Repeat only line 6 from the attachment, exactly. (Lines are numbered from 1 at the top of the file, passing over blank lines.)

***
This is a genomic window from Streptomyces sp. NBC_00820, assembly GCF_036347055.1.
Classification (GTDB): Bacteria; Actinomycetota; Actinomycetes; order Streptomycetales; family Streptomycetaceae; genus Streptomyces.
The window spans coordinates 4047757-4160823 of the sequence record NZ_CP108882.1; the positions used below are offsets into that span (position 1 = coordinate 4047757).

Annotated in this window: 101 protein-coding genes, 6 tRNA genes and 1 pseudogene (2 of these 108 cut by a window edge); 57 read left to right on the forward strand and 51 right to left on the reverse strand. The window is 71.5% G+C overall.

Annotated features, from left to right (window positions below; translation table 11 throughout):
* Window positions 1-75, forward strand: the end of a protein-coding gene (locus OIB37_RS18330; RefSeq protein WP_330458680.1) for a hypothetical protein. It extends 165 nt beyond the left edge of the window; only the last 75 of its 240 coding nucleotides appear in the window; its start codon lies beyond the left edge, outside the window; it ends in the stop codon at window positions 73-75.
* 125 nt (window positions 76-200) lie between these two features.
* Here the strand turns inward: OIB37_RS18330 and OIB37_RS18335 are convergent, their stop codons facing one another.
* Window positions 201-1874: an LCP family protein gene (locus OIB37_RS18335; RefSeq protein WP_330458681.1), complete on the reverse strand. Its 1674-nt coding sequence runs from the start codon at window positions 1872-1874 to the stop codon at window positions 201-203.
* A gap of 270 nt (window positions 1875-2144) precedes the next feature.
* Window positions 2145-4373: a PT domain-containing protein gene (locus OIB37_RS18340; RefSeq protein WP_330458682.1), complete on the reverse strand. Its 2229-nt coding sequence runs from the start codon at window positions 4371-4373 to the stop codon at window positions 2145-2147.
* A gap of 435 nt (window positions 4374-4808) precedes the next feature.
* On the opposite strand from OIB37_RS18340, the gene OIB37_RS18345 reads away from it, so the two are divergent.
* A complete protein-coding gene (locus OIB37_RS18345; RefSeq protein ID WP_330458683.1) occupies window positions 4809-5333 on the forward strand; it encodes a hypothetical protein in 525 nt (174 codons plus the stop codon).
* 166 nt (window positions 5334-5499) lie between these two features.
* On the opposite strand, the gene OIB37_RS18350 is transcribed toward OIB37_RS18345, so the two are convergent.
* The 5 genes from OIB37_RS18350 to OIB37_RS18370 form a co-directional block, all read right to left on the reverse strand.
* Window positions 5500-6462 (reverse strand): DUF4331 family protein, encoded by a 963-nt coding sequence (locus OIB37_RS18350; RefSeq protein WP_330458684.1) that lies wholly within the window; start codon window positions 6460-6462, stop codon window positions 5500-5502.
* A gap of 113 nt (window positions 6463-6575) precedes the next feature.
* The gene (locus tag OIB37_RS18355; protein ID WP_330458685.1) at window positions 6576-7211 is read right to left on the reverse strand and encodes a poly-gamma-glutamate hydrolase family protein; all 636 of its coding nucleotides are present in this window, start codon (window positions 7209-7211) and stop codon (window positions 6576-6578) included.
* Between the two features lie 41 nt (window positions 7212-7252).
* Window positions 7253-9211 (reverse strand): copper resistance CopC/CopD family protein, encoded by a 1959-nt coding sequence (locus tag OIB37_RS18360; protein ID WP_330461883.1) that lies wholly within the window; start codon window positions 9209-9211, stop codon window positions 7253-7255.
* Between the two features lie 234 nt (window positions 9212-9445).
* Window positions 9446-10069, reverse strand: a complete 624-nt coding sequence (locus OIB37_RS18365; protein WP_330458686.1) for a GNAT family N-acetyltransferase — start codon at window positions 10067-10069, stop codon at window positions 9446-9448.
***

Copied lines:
* Window positions 1-75, forward strand: the end of a protein-coding gene (locus OIB37_RS18330; RefSeq protein WP_330458680.1) for a hypothetical protein. It extends 165 nt beyond the left edge of the window; only the last 75 of its 240 coding nucleotides appear in the window; its start codon lies beyond the left edge, outside the window; it ends in the stop codon at window positions 73-75.